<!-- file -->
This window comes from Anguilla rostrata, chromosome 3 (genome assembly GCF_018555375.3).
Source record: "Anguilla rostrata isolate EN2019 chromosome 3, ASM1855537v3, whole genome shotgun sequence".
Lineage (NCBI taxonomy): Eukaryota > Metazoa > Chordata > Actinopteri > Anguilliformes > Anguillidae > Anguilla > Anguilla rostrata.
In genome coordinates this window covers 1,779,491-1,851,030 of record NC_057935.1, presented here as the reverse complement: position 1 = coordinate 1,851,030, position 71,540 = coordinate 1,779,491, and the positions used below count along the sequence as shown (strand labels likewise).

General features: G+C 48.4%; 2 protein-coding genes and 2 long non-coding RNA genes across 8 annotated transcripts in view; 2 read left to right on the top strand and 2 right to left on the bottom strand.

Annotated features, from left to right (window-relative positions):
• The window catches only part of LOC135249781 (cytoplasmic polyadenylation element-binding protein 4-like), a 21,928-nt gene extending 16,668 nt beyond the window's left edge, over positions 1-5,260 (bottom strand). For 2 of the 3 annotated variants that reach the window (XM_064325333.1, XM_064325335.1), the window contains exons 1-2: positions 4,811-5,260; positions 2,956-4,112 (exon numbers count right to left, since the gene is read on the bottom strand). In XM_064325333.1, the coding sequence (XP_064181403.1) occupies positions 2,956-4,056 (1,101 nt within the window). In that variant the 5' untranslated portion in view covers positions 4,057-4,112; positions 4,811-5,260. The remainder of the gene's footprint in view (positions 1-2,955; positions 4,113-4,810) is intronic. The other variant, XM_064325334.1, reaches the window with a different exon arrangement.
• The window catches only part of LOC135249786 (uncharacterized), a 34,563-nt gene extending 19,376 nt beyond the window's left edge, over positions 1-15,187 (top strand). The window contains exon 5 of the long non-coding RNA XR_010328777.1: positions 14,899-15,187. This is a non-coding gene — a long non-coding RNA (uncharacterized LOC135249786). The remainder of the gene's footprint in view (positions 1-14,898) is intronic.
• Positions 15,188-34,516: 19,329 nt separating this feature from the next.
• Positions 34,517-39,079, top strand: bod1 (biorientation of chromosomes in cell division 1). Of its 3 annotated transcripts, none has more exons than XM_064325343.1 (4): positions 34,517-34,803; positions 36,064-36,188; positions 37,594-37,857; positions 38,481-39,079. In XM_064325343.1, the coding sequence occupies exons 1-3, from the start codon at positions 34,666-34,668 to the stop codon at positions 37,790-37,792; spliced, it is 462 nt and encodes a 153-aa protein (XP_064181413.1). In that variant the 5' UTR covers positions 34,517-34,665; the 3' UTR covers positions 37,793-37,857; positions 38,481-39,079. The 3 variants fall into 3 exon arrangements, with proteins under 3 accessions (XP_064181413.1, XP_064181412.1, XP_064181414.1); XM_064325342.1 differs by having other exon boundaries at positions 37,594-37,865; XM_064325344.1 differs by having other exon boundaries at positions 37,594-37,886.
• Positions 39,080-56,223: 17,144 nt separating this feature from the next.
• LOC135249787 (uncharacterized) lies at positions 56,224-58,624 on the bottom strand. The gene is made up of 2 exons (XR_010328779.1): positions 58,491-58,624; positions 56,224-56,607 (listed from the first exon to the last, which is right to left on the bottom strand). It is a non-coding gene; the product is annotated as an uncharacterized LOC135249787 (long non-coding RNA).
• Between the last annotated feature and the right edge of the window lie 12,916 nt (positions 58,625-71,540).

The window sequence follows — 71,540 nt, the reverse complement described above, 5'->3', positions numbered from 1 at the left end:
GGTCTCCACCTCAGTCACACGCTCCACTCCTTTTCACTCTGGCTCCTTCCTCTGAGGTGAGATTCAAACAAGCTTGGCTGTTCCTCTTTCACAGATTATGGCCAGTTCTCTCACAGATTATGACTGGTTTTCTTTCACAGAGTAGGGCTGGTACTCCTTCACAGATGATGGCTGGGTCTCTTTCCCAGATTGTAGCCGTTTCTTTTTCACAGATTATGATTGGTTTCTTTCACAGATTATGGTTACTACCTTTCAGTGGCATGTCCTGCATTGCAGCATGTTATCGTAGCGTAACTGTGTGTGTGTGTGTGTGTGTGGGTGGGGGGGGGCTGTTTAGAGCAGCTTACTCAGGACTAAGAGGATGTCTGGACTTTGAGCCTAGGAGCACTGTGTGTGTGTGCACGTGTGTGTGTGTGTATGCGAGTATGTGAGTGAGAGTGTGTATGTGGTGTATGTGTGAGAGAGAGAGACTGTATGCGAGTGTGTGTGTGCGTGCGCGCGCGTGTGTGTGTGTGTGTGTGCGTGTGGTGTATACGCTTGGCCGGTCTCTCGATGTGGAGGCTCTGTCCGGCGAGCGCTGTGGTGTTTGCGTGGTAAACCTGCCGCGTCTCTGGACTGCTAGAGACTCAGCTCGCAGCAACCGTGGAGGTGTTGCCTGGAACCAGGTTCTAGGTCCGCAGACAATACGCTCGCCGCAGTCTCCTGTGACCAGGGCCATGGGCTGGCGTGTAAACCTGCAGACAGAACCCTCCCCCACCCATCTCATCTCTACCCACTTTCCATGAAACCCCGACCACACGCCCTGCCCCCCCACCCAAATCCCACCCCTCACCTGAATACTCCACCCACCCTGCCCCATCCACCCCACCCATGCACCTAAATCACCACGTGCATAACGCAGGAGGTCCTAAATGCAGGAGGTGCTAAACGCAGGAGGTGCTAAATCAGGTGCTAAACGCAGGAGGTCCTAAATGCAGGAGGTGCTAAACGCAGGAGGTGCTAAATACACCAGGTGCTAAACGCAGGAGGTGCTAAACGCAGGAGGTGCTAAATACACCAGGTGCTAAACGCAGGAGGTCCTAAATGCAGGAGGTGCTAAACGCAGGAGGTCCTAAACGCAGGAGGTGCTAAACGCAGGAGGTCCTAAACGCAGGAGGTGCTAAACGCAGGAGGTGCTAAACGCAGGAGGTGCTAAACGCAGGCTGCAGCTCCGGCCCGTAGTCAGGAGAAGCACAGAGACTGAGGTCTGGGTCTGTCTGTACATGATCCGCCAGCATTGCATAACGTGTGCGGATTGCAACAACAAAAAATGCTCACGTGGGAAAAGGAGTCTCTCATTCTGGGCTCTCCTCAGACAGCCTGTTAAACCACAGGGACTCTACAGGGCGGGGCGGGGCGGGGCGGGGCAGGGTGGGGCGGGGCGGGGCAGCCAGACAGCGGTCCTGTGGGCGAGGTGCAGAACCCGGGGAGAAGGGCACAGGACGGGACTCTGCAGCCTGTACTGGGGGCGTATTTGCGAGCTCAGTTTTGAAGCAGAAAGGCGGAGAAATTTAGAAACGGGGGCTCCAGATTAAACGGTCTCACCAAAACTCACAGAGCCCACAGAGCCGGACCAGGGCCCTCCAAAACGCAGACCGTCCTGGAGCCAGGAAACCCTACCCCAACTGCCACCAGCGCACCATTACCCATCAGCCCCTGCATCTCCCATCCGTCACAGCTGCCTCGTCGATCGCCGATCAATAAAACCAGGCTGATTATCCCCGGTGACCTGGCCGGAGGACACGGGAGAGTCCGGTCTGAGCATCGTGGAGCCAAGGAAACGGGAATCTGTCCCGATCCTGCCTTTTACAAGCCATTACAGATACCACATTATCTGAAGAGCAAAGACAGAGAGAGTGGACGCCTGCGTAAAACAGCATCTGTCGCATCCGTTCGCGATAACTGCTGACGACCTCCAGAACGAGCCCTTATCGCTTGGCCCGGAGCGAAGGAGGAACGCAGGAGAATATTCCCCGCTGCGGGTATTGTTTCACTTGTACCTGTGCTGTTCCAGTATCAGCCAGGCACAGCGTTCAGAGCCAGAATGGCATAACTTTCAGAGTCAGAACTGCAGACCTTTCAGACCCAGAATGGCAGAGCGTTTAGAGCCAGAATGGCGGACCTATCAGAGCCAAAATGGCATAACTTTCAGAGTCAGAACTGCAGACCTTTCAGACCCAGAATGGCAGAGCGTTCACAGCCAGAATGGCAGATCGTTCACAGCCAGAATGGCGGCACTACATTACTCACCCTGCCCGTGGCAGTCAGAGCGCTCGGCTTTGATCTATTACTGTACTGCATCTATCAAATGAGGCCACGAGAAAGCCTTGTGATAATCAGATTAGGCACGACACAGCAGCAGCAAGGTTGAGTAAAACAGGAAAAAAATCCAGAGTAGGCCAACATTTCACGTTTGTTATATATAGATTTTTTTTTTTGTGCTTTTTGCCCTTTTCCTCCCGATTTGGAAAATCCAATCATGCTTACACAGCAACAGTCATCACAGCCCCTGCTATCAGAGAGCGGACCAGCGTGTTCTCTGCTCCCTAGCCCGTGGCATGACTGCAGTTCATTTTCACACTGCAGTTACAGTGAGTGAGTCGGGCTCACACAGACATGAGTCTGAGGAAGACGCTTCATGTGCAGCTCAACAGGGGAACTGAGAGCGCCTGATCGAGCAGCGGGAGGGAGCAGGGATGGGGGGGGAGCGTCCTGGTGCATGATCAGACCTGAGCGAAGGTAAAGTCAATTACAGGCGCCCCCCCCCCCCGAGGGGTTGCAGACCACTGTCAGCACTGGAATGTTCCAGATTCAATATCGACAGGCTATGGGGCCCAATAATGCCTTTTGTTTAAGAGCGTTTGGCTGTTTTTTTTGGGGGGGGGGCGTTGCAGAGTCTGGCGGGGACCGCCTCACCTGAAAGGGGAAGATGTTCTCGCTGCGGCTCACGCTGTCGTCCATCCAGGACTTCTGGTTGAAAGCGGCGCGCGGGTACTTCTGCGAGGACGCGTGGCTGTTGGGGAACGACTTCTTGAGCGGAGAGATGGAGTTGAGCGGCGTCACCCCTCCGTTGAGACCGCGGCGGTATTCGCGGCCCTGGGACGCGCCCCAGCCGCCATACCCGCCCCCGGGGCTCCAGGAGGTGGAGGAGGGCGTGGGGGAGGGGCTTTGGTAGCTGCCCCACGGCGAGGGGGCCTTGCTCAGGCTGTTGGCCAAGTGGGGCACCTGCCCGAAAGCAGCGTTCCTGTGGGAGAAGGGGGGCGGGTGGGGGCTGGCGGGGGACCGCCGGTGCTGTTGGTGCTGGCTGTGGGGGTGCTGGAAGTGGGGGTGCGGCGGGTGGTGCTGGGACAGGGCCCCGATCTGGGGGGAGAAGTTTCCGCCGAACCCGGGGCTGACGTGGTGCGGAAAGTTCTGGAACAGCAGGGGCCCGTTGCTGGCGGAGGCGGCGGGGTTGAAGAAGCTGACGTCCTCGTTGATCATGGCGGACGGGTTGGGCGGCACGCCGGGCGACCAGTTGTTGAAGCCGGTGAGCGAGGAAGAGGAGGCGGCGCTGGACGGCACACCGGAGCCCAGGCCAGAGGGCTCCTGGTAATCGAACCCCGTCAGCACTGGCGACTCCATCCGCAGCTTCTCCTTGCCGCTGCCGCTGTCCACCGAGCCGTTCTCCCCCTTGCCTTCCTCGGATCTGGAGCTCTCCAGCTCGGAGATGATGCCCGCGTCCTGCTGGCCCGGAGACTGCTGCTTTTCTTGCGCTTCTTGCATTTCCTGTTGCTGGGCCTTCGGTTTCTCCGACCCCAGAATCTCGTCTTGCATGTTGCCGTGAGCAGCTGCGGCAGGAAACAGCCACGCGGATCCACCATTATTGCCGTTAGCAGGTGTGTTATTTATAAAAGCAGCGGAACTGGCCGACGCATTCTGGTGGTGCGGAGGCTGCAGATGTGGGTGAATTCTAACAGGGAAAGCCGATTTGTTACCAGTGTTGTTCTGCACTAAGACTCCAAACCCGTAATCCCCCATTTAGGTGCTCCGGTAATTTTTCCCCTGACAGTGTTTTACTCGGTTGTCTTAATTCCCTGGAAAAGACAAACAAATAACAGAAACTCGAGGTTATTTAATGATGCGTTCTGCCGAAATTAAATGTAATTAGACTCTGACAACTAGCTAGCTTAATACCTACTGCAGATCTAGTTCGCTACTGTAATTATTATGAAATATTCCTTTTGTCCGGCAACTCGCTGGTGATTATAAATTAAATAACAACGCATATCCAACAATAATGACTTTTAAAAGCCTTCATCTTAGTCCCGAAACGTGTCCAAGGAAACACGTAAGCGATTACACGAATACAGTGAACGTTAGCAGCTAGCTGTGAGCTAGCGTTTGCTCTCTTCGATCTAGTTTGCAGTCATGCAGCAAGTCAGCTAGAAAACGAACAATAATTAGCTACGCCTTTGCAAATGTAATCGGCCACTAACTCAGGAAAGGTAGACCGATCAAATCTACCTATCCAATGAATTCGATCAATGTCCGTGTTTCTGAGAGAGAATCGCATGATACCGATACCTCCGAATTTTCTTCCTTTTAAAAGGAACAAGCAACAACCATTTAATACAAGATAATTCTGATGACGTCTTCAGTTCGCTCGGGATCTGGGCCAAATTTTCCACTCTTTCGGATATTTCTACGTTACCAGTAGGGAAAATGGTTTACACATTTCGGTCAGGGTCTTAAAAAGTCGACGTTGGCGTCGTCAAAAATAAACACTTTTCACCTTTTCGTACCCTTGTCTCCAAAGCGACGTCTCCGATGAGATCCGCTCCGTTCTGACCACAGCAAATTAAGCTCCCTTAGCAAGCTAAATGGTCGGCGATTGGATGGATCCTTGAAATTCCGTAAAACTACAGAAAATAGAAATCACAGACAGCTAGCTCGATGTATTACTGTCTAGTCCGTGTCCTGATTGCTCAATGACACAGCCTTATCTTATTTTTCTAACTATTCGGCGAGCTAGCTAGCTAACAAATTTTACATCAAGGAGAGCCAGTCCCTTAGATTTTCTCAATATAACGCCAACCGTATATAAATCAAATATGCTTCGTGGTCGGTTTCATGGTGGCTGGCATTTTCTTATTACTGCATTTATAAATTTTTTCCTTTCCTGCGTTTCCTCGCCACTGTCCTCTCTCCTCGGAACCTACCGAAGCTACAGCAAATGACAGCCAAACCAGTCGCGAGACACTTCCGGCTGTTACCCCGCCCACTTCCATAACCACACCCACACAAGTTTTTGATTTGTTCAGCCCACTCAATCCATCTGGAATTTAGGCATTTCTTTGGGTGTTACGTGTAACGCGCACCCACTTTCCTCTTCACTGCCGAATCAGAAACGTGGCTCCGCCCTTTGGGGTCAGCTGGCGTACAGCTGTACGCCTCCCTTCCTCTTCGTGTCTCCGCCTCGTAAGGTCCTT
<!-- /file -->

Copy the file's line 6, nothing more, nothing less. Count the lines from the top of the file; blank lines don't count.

Annotated features, from left to right (window-relative positions):